Sistine Chapel or Chapel Hill? Art + Transit program searches for bus ceiling artists

October 27, 2022

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By Jenna Rupp | The Daily Tar Heel

Chapel Hill Community Arts & Culture is calling on local artists to apply for the opportunity to design art for the ceilings of Chapel Hill Transit buses.

The application for the project is now open and will close on Nov. 7 at 5 p.m. Artists must live within a 40-mile radius of Chapel Hill. The application can be found on the Chapel Hill Arts and Culture website.

The project is the latest installation in the Town’s Art + Transit program. The program, a partnership between Chapel Hill Community Arts and Culture and Chapel Hill Transit, began in 2018 as an attempt to bring more vibrancy to the daily commute.

The project has been responsible for art installations on bus shelters, bus exteriors — and now, ceiling vinyl.

Steve Wright, the public art coordinator for Chapel Hill, said the ceiling vinyl project is less expensive than wrapping bus exteriors, so they are able to make more installations. He also said that the art is inside the bus and protected from the elements, which means it can remain in good condition for longer.

“It’s a great way to get artwork and new ideas into people’s everyday lives and in places they may not exactly expect to see it,” Wright said. “It’s a great way to give local artists an opportunity to show their style of artwork.”

Two artists who apply will be selected, and each design will be printed three times, meaning six new buses will have artwork each year, he said.

“Another cool thing is most public art is by nature stationary because it’s attached to a wall or something, but bus artwork is cool because it goes everywhere,” Wright said.

Brian Litchfield, the director of Chapel Hill Transit, said bus ceilings are a great location for the installations because most people are either looking at their phones or off into space when they could be viewing art.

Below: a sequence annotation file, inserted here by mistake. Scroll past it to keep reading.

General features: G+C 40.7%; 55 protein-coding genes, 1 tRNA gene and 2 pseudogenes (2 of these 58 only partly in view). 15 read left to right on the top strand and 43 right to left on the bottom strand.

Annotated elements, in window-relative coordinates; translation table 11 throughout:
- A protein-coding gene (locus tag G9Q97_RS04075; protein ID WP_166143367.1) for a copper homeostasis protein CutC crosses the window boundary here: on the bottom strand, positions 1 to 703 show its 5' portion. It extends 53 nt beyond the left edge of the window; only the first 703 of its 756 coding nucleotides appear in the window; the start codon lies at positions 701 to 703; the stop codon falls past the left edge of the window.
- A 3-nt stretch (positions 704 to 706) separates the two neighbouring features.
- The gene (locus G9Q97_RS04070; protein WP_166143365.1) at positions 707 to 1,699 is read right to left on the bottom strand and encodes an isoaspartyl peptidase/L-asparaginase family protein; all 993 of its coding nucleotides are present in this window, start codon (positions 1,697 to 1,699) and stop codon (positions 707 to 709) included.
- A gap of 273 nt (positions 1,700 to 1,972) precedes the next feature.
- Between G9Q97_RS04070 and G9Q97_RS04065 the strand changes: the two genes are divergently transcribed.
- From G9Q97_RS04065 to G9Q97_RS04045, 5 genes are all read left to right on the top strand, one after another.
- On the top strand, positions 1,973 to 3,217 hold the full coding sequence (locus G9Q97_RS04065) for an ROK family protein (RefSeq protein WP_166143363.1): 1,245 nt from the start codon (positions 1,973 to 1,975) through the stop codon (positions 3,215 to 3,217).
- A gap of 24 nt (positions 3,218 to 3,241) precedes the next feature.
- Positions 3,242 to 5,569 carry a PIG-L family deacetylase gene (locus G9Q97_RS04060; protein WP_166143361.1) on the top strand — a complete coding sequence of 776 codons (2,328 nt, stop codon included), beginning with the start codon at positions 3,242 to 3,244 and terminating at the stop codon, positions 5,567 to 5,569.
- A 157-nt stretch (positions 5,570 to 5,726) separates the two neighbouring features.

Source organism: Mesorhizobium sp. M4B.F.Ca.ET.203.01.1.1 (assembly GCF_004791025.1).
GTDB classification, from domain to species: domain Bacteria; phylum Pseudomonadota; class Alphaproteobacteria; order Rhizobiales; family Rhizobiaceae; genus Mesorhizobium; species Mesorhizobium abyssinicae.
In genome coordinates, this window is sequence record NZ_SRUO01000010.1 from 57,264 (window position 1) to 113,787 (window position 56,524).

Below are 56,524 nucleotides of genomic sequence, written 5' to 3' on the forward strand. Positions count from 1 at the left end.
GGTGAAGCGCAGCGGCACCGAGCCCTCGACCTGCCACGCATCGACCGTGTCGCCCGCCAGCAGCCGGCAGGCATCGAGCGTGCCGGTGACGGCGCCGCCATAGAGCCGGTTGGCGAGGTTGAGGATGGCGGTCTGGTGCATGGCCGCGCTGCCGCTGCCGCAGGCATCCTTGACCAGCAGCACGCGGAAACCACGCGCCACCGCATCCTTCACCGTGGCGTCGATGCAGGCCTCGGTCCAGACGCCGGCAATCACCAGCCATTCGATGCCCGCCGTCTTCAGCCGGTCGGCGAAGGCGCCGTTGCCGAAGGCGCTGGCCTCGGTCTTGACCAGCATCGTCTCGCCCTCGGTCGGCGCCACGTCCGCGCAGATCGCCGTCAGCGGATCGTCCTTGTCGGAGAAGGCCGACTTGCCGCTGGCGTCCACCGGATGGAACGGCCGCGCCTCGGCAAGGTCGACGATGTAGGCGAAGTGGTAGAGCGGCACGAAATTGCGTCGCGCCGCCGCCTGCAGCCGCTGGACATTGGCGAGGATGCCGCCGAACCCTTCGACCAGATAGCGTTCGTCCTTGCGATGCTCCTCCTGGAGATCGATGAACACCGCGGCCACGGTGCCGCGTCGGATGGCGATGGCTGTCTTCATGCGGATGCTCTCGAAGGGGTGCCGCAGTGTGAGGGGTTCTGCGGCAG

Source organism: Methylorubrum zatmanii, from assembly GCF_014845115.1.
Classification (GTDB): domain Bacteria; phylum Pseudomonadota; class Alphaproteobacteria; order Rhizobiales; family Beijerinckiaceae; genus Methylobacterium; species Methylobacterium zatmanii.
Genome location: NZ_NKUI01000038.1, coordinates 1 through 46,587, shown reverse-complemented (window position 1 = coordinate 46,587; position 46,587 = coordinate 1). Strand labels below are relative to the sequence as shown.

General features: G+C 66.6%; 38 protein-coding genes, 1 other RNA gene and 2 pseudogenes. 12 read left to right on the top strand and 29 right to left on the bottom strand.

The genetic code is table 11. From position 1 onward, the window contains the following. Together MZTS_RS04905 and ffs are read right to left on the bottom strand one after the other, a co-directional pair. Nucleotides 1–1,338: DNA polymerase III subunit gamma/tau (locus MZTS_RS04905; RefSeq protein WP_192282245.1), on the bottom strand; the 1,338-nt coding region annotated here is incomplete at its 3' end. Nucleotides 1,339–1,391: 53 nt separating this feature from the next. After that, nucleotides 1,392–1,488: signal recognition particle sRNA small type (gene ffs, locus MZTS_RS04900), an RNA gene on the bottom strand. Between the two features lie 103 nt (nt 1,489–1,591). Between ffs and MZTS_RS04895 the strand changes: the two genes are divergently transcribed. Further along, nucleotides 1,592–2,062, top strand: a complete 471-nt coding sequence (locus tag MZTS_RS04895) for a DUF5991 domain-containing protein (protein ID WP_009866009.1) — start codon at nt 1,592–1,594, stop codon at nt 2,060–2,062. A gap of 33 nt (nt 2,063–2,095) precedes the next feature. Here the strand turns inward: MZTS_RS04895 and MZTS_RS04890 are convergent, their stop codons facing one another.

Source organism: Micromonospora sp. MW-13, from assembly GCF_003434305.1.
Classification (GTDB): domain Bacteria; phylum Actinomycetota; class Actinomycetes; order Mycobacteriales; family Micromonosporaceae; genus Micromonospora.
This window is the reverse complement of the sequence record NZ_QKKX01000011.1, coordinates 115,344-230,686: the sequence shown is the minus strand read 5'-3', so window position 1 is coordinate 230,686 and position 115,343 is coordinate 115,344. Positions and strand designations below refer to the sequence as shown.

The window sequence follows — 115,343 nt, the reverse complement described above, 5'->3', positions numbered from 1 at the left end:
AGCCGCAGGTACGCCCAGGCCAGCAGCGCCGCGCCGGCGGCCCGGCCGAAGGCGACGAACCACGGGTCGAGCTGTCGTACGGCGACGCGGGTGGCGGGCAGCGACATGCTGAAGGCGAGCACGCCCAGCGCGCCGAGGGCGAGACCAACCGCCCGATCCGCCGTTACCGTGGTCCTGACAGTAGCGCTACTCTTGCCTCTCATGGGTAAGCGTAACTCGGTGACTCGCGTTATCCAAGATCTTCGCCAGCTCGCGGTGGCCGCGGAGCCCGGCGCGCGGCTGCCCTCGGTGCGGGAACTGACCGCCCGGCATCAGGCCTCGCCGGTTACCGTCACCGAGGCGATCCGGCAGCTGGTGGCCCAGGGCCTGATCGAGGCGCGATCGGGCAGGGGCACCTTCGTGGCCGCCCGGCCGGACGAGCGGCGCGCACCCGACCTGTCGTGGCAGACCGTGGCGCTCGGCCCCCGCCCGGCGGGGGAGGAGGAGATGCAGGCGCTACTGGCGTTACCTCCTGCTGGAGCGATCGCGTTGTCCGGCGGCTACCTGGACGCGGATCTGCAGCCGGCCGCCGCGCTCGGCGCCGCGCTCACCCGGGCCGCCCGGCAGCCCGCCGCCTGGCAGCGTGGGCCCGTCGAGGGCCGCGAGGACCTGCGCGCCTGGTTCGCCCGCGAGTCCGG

He also said the art will help make the buses warmer and more welcoming.

“If we can make the bus even more comfortable by adding art, then we’re certainly doing that and it meets other priorities of providing artists an opportunity to share their work and our interest in Chapel Hill and Carrboro and the University to expand access to public art,” Litchfield said.

Litchfield said another important aspect of the Art + Transit project is that it allows a showcase for community values. Previous public art projects have showcased values such as Latinx pride, social justice and LGBTQ+ pride.

He said that public art is one way to share information, share stories and make history more accessible.

Georges Le Chevallier, the artist behind the Latinx Pride bus, said that the bus project is different from other public art because it is interactive and constantly moving.

Le Chevalier designed both the external wrapping and a ceiling vinyl for the interior of the Latinx Pride bus. His ceiling design is one of four currently featured in Chapel Hill buses.

Le Chevalier said that what separates public art from fine art is that an artist makes fine art primarily for themself, while public art is more focused on the viewer.

“It’s to embellish the community, to make it look better, but also to make the community proud of what they have,” he said.

He said public art serves many purposes, including bringing pride to a community, educating a community on art and making people’s daily experiences better by providing optimism.

“Michelangelo painted the Sistine Chapel ceiling, so why not a bus?” Le Chevalier said.


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